Norman Finkelstein: On "Holocaust"
That Reznikoff's world is one of endless wreckage becomes all too clear in his long poems, Testimony and Holocaust. In both, "wreckage upon wreckage" are hurled at our feet. The poems, particularly Holocaust, could be regarded as the endpoint of Objectivism's testimonial strain, as the subjectivity and presence of the poet virtually disappears, replaced by the dispassionate court records from which the texts are drawn. Like the angel of history, we can only stare, aghast at the sight of human violence and depravity as we are blown into an ever-worsening future. Yet this is not to say, as does Robert Alter, that "this is an extended exercise in masochism conducted under the cover of an act of testimony."According to Alter, "History, it would seem, had become a hypnotic vision of unrestrained murderous impulse for the poet: the ultimate breakdown of his whole problematic relation to the past is starkly evident in the flattened landscapes of disaster that take the place of round imagined worlds in these two long poems of his old age." Granted, Reznikoff's relation to the past is problematic, but Holocaust does not constitute a "breakdown." It is, I believe, a confrontation with history set at the limit of Reznikoff's art:
The bodies were thrown out quickly
for other transports were coming:
bodies blue, wet with sweat and urine, legs covered with excrement,
and everywhere the bodies of babies and children.
Two dozen workers were busy
opening the mouths of the dead with iron hooks
and with chisels taking out teeth with golden caps;
and elsewhere other workers were tearing open the dead
and looking for money or jewels that might have been swallowed.
And all the bodies were then thrown into the large pits dug near the gas chambers
to be covered with sand. (Holocaust 46)
Holocaust offers so radical a challenge to the conventional category of poetry (or, perhaps, of the aesthetic) that in reading it we must put aside most of our assumptions about literary texts and historical representation. Drawn entirely from records of the Nuremberg and Eichmann trials, Reznikoff’s poem demands a sort of religious silence from its readers, in much the same way that witnessing the event of the Shoah itself demands silence of those in the presence of such testimony. As George Steiner says in "Postscript" (1967), his essay on witnessing and representing the Holocaust, "The best now, after so much has been set forth, is, perhaps, to be silent; not to add the trivia of literary, sociological debate, to the unspeakable." By contrast, Steiner is critical of the dramatized, but still largely accurate, account of events in the French study Treblinka:
But because that evidence is mastered by the literary talent of the writer, because a narrative persona full of distinct rage and stylistic force interposes between the insane fact and the profoundly exciting economy, hence order, of the book, a certain unreality obtrudes. Where it is represented with such skill, intricate modulations affect the hideous truth. It becomes more graphic, more terribly defined, but also has more acceptable, conventional lodging in the imagination. We believe; yet do not believe intolerably, for we draw breath at the recognition of a literary device, of a stylistic stroke not finally dissimilar from what we have met in a novel. The aesthetic makes endurable.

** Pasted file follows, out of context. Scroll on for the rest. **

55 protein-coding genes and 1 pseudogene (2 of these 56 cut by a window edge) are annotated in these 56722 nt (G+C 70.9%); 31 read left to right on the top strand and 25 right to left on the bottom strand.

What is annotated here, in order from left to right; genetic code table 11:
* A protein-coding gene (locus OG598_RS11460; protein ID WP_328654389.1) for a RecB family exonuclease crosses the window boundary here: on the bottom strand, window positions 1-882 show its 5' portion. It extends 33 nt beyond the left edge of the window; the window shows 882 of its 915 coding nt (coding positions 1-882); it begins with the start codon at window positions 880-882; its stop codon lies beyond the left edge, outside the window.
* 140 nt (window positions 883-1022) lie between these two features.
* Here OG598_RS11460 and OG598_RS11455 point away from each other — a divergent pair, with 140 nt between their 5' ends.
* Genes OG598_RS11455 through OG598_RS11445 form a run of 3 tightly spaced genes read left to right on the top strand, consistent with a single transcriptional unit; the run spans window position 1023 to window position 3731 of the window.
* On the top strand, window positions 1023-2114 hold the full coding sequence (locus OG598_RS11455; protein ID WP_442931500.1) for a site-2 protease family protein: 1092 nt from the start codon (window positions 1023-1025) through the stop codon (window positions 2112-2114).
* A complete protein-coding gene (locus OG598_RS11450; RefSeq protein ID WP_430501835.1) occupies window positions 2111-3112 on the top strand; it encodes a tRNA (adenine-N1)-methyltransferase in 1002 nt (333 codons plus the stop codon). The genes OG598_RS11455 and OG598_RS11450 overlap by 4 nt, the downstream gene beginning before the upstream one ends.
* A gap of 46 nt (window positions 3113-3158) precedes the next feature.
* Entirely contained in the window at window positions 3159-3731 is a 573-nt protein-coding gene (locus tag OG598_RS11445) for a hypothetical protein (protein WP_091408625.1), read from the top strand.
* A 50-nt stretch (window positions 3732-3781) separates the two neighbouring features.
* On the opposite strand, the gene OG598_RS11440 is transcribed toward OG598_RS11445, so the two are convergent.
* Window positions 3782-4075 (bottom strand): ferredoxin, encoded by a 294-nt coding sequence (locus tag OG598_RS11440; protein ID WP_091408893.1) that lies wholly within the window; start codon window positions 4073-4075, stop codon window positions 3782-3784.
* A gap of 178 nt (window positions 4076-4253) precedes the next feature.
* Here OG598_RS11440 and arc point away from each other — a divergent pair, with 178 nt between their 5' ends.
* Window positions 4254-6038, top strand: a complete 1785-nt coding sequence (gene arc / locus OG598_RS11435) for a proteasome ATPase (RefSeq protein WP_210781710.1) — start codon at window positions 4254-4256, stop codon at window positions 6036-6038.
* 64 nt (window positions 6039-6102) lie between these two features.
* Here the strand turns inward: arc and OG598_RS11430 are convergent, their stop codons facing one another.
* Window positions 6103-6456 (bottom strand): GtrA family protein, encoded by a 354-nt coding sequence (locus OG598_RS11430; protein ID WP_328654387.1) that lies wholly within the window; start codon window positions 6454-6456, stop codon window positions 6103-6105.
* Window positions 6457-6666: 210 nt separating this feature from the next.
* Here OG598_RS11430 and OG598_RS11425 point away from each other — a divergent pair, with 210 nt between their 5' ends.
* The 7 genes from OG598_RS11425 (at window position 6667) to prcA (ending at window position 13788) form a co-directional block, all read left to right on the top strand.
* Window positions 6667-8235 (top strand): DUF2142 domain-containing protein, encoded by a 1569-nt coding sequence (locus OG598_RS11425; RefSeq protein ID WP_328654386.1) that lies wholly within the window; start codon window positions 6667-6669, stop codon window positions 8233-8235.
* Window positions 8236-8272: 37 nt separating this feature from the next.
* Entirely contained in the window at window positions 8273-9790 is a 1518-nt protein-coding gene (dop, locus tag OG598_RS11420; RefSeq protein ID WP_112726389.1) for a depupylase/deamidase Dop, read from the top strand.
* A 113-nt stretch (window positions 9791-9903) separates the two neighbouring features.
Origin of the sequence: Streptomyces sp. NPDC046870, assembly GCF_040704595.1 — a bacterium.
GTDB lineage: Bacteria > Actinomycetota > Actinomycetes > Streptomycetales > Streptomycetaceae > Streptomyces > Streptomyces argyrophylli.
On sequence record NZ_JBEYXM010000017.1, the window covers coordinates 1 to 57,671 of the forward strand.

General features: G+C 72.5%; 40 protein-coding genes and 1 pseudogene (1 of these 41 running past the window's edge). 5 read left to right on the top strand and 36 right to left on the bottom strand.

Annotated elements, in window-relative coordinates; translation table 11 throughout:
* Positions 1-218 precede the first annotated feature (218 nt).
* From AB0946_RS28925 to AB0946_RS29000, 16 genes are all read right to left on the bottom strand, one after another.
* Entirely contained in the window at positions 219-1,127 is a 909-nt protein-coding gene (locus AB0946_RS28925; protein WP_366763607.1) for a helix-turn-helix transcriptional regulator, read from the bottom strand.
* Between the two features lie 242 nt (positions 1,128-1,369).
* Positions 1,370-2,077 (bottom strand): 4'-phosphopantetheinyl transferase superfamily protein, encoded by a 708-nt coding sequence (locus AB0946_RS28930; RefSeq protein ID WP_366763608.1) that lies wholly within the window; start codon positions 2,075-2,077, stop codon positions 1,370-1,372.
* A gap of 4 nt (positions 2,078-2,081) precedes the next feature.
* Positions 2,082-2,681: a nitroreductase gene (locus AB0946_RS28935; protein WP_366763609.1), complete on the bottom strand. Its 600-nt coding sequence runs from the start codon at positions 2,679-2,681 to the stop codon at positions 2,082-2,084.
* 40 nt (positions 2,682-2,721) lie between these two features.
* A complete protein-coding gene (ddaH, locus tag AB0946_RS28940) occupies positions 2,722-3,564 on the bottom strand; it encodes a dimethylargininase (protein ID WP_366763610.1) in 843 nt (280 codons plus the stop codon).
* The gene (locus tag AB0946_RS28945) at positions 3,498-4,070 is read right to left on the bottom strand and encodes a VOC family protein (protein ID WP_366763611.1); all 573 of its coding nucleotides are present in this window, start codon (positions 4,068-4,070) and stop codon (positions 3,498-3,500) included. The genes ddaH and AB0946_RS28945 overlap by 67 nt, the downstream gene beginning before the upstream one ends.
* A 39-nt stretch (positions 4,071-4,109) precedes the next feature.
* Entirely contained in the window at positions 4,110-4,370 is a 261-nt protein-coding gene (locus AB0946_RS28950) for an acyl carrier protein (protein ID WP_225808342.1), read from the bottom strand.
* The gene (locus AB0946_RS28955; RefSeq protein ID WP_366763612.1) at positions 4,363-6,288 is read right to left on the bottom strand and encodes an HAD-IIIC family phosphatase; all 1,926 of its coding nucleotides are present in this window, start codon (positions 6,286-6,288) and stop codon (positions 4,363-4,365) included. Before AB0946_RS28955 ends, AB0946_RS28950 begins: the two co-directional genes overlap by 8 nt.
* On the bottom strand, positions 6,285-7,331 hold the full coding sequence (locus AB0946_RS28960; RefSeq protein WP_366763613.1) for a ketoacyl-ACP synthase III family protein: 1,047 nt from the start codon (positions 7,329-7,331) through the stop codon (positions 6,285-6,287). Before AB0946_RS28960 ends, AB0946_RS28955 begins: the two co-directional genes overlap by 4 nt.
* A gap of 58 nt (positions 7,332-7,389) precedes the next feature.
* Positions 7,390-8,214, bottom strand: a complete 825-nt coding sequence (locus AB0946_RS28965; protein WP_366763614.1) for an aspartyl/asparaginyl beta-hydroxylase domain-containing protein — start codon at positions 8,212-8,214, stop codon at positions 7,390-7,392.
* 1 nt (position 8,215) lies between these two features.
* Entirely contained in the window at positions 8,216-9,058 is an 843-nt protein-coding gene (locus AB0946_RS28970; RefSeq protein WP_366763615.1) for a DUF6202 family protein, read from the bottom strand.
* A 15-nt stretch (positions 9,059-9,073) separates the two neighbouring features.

In composing Holocaust, Reznikoff seems to intuit that "The aesthetic makes endurable," and yet given his understanding of the testimonial role of poetry, he is still obliged to produce a text in which what Steiner would call "a narrative persona"--that is, the voice of the poetic subject--faintly lingers. The order of the sections of Holocaust moves in a loosely chronological fashion, from "Deportation" and "Invasion," through "Massacres," "Gas Chambers and Gas Trucks," and "Children" to the last sections, "Marches" and "Escapes." The poem ends with an account of the Warsaw ghetto uprising and the escape of six thousand Danish Jews to Sweden with the help of their gentile fellow citizens. In other words, Reznikoff proceeds from the beginning of this saison d'enfer, to its darkest moments, to the new beginning of a period of struggle, hope, and recovery. Furthermore, a horrible irony can sometimes be heard just below the surface of the narration, as in this last stanza from the section called "Entertainment":
On Sundays there was no work and Jews would be placed in a row:
each had a bottle on his head
and the S. S. men amused themselves by shooting at the bottles.
If a bottle was hit,
the man lived;
but if the bottle landed below,
well, the man had it.
The ironic resignation of that "well" in the final line can only belong to a narrative voice that cannot lose itself entirely in the univers concentrationnaire.
Reading Holocaust throws us back on the rest of Reznikoff’s poetry with a renewed sense of his cultural predicament. As we have seen, identifying with Jewish history means suffering the loss of Jewish tradition. Compelled to bear the historical burden of Jewish identity without the inner strength provided by the continuity of Jewish faith, secular Jews like Reznikoff experience the intertwined processes of secularization and assimilation as a full-blown crisis of transmission.
|Title||Norman Finkelstein: On "Holocaust"||Type of Content||Criticism|
|Criticism Author||Rachel Blau DuPlessis, Peter Quartermain||Criticism Target||Charles Reznikoff|
|Criticism Type||Poet||Originally Posted||25 May 2020|
|Publication Status||Excerpted Criticism||Publication||The Objectivist Nexus: Essays in Cultural Poetics|
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